June 5, 2023
Stunning images from the James Webb Space Telescope show the Universe unlike anything seen before

Stunning images from the James Webb Space Telescope show the Universe unlike anything seen before

In images of space captured unlike anything seen before, the James Webb Space Telescope (JWST) has treated the world to some of the most stunning pictures of intergalactic wonders in the 12 months since its launch.

NASA, in collaboration with the Canadian and European Space Agency, launched JWST on December 25 last year. Since then, the telescope has shown planets in new light, discovered new details about the universe, and revealed a deeper understanding of existing galaxies.

Created to expand on the discoveries made by the famous Hubble Space Telescope, JWST became known as a step forward in the discovery of the universe with its huge mirror and specialized infrared light technology, capturing distant galaxies not visible to the naked eye. eye.

Here’s a look at some amazing images captured on the JWST since its launch:


In its first released image, JWST provided the deepest infrared image of the distant universe by capturing the galaxy cluster known as SMACS 0723.

The deep-field image was taken with the help of the NIRCam telescope and the Mid-Infrared Instrument (MIRI), detailing the galaxy cluster as it was 4.6 billion years ago, according to NASA.

While the composite image shows only a tiny patch of the sky, about the size of a grain of sand held at arm’s length, JWST was still able to photograph thousands of distant galaxies that appeared as bright, colored specks swarming around the dark abyss of space.

This image provided by NASA on Monday, July 11, 2022, shows the galaxy cluster SMACS 0723, captured by the James Webb Space Telescope. (NASA/ESA/CSA/STScI via AP)


Astronomers managed to capture the first direct image of an exoplanet by JWST. HIP 65426, which lies outside our solar system, was captured in four different filters of infrared light, paving the way to learn more about the gas giant planet.

The exoplanet was first observed in 2017 when astronomers discovered the planet through short wavelengths of infrared light. However, with JWST, the HIP 65246 b image was able to capture the planet at longer wavelengths, advancing discoveries made by ground-based telescopes.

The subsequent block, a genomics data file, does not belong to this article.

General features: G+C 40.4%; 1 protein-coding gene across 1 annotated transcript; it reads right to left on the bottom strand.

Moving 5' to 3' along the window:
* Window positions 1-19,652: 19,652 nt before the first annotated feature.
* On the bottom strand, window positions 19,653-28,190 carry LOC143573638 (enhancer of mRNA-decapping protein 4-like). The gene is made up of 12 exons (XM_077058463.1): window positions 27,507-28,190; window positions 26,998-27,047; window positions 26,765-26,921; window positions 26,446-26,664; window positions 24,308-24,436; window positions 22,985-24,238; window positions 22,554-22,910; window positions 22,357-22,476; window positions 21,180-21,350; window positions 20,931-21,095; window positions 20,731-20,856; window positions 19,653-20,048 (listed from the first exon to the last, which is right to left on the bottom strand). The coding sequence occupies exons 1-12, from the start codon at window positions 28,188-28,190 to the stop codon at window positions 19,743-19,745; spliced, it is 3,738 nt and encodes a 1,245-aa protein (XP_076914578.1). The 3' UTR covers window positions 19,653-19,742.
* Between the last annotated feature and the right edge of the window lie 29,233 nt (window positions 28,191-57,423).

“There are many more images of exoplanets to come that will shape our overall understanding of their physics, chemistry and formation. We may even discover planets that were previously unknown,” Aarynn Carter, principal investigator of the images, said in a statement.

Exoplanet detected by the James Webb Space Telescope. (NASA)


In a pile of cosmic dust and gas, newborn stars were captured by JWST in new images of the star-forming region “pillars of creation” found within the Eagle Nebula.

Known for their three long and sturdy columns, the pillars were first photographed by the Hubble Space Telescope in 1995 and then revisited in 2014 to bring the world the clearest image of the pillars to date. That was until JWST came along.

With JWST, astronomers were able to get a better look at the bright red stars forming within the nebula, which is estimated to be a few hundred thousand years old.

This composite image provided by NASA on Wednesday, Oct. 19, 2022, shows the Pillars of Creation as imaged by NASA’s Hubble Space Telescope in 2014, left, and NASA’s James Webb Telescope, right. (NASA, ESA, CSA, STScI via AP)


In a never-before-seen display of color, JWST was able to show Jupiter’s auroras spanning high altitudes at both the planet’s north and south poles.

Mapped in red in the new images, bright auroras appear to cause haze above Jupiter, accentuating the light reflected from lower clouds. Amidst the haze, the Great Red Spot, a massive storm large enough to engulf Earth, appears bright white, likely due to its extremely high altitude, according to NASA.

Researchers were surprised to see a glimpse of Jupiter’s turbulent conditions, and the new images open the door to further understanding of the planet’s dynamics and chemistry.

“This unique image summarizes the science of the Jupiter system program, which studies the dynamics and chemistry of Jupiter itself, its rings and its satellite system,” observation researcher Thierry Fouchet said in a statement.

This image provided by NASA shows a false color composite image of Jupiter taken by the James Webb Space Telescope on July 27, 2022. (NASA via AP)

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